President John Kennedy: Health Issues.
In the year after President John Kennedy was assassinated, an eminent historian began a new project of oral histories.
He asked people to record their memories on tape of the late president. He approached Kennedy’s widow, Jackie, to take part in the project and she agreed.
There were three reasons for this. The first was that she knew it would help her in coming to terms with her husbands death – talking about it was almost equivalent to talking to a psychiatrist.
Also, Kennedy had told her that once he retired from office, his intention was to write his own reflections and memoirs. As his widow, she felt that this task now was her responsibility.
Finally, the historian explained to her that fewer people were writing journals and letters and that the best way to record her husband’s achievements and to preserve his memory was to create an oral history of people talking about their memories and thoughts.
She agreed with two stipulations.
The first was that she could have editorial control over the eventual transcript of her memories and the second was that they should not be make public until after her death. This was agreed upon.
During the recording sessions, which took place over a period of several months, there were two subjects Jackie had problems talking about. She was flustered, unsure and hesitant. The first of these was their married life which naturally included his extramarital liaisons. The second was the subject of his health.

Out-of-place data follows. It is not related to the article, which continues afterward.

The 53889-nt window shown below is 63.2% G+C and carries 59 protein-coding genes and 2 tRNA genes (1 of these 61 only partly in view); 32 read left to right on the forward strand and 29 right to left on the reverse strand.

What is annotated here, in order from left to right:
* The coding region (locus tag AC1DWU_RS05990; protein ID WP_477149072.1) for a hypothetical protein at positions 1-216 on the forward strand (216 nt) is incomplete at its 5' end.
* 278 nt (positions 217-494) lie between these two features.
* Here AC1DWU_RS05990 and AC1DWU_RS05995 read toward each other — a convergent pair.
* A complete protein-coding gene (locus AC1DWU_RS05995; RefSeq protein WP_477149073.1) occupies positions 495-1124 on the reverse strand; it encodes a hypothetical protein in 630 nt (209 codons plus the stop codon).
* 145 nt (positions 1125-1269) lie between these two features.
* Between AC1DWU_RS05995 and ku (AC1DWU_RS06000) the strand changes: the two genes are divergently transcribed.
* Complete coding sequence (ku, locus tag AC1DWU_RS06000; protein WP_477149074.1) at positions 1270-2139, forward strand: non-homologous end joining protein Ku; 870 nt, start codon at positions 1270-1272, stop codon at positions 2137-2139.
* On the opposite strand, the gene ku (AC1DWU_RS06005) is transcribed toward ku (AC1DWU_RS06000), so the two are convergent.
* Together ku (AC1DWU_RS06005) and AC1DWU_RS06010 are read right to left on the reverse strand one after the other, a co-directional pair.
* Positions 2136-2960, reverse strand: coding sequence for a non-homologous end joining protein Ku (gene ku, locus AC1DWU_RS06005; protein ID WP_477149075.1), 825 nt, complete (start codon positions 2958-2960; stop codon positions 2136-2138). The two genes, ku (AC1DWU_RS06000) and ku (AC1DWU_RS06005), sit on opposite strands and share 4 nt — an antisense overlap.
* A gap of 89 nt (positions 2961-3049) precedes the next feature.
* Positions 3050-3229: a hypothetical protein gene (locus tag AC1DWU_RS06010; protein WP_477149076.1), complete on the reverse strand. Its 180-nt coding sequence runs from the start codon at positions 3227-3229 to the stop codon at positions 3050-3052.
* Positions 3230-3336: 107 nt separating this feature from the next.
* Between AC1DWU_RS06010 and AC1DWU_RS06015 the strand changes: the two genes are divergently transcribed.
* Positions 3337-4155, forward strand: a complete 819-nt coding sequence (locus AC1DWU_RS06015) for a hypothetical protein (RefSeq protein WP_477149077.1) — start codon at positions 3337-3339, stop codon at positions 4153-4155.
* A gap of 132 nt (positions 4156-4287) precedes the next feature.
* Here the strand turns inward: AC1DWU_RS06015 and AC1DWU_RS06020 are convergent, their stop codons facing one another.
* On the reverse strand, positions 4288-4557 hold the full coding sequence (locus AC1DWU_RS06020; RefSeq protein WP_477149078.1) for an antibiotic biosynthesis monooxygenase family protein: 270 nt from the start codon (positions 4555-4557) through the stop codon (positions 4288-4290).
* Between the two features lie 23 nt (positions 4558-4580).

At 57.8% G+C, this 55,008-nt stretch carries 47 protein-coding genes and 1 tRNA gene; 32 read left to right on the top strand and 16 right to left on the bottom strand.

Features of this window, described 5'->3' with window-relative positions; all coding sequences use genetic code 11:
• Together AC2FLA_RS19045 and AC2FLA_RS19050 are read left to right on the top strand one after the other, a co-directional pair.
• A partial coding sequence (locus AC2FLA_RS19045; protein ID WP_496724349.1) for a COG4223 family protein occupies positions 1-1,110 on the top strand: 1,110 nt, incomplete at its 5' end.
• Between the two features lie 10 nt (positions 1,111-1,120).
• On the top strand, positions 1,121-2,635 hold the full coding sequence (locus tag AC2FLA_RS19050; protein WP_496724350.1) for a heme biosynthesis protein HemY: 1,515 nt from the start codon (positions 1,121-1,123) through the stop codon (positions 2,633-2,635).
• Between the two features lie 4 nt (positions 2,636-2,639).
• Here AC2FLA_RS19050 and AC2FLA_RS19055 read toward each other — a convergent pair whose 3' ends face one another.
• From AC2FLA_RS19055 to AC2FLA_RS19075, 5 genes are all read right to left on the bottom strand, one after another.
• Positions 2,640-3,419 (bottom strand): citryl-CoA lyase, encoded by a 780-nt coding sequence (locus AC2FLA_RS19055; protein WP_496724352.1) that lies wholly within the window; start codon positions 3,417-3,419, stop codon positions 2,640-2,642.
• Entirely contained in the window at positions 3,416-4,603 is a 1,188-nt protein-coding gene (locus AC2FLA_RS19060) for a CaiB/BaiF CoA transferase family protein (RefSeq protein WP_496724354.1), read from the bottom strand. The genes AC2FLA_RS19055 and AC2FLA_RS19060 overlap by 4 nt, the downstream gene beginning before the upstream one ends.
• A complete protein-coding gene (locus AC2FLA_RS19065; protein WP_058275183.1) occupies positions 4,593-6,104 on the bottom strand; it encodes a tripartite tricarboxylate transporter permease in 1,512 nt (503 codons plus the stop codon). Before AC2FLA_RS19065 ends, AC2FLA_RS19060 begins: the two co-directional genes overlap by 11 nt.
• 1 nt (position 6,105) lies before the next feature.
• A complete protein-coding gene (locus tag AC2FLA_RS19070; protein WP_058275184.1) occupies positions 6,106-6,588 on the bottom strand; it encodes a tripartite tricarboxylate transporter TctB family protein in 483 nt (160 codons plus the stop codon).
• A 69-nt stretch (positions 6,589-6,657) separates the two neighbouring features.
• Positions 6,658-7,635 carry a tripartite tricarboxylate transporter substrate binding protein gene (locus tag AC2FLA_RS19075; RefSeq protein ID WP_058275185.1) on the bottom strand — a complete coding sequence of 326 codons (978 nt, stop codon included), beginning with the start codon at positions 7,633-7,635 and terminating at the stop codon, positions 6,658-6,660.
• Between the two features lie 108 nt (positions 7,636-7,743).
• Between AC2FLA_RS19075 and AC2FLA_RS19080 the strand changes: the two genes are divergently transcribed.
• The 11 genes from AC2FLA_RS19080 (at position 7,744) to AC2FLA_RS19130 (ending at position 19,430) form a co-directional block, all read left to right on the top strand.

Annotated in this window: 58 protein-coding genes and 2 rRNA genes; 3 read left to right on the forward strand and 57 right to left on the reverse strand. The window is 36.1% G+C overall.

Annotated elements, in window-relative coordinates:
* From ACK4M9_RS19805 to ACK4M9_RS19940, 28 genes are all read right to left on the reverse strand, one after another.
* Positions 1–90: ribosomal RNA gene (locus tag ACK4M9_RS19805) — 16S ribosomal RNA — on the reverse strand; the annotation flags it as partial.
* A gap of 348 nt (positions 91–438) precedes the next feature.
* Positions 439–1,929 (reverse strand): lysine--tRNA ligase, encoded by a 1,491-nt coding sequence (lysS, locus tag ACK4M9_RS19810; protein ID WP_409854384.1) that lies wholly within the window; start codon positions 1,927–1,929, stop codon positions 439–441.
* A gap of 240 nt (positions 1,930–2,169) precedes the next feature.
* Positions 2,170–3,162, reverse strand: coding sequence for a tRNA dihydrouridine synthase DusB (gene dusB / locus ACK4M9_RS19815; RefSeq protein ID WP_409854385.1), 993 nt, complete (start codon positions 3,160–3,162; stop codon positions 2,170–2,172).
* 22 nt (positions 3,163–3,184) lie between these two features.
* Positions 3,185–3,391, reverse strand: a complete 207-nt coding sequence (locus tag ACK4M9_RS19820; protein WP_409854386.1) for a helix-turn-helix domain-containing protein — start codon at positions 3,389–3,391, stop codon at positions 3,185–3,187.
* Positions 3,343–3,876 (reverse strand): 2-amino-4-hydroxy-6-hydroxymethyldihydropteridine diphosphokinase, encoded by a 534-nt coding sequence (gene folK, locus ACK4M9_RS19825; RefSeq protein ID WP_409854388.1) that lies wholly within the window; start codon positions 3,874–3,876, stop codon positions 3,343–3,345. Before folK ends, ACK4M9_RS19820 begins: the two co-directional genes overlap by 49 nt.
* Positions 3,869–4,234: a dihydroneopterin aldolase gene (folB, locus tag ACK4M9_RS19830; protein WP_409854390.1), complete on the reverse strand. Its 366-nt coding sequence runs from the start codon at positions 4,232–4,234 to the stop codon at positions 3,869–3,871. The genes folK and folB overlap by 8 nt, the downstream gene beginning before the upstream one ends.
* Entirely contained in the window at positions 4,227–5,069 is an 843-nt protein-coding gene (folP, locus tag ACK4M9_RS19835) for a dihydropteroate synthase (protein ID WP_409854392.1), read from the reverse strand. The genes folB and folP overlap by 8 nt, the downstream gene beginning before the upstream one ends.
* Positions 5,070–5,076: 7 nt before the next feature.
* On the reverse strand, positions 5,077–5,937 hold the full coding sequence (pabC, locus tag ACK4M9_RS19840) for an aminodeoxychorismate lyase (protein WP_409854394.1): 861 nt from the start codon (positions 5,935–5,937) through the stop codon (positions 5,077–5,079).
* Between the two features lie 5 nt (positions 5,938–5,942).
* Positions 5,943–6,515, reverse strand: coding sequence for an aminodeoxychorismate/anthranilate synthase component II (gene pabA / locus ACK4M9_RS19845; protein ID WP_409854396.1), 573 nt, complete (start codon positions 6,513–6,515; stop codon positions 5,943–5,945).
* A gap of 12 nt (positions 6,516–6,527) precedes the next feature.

The reason she was so hesitant about this was that JFK had spent most of his life hiding his health problems.
They began when he was just a small child and contracted scarlet fever. He was never completely healthy again. Before the war, when his father was the USA ambassador in London, John Kennedy had been diagnosed with Addison’s disease. The doctors at that time thought that he had only a year to live but they tried to control the disease with medication.
During the Second World War, he had a serious Addison’s episode and nearly lost his life. After this, he was often hospitalised because of the disease but made sure that everyone believed that he was being treated for malaria attacks that had flared up after his military service overseas.
His American doctors were less gloomy that their English counterparts and said that he should be able to lead a normal life if he was diligent about his medication and avoided infections, to which people suffering from the disease were prone – and this could lead to heart failure.
But JFK had another serious medical problem – his back. This affected him to such an extent that he often could only walk using crutches. By now he was a senator and when he was being treated for his back problems, the press and the public was told that he was being treated for sports injuries – to keep the image of the hale, hearty and fit senator alive.
Doctors argued about whether he should have surgery for his back problem. Those who disagreed with the procedure felt that if infection set in, this could kill him because of his Addison’s disease. Nevertheless, JFK was in so much pain – and was almost crippled – so the surgery took place.
This caused immense problems as yes, an infection did set in causing a huge number of complications.And yet only his close family, his friends and his doctors knew about his condition. It’s said that during his presidency he was taking an abnormal amount of painkilling and other drugs both orally and intravenously.
You can read more about this is this article or in the book pictured – just click the link below the image.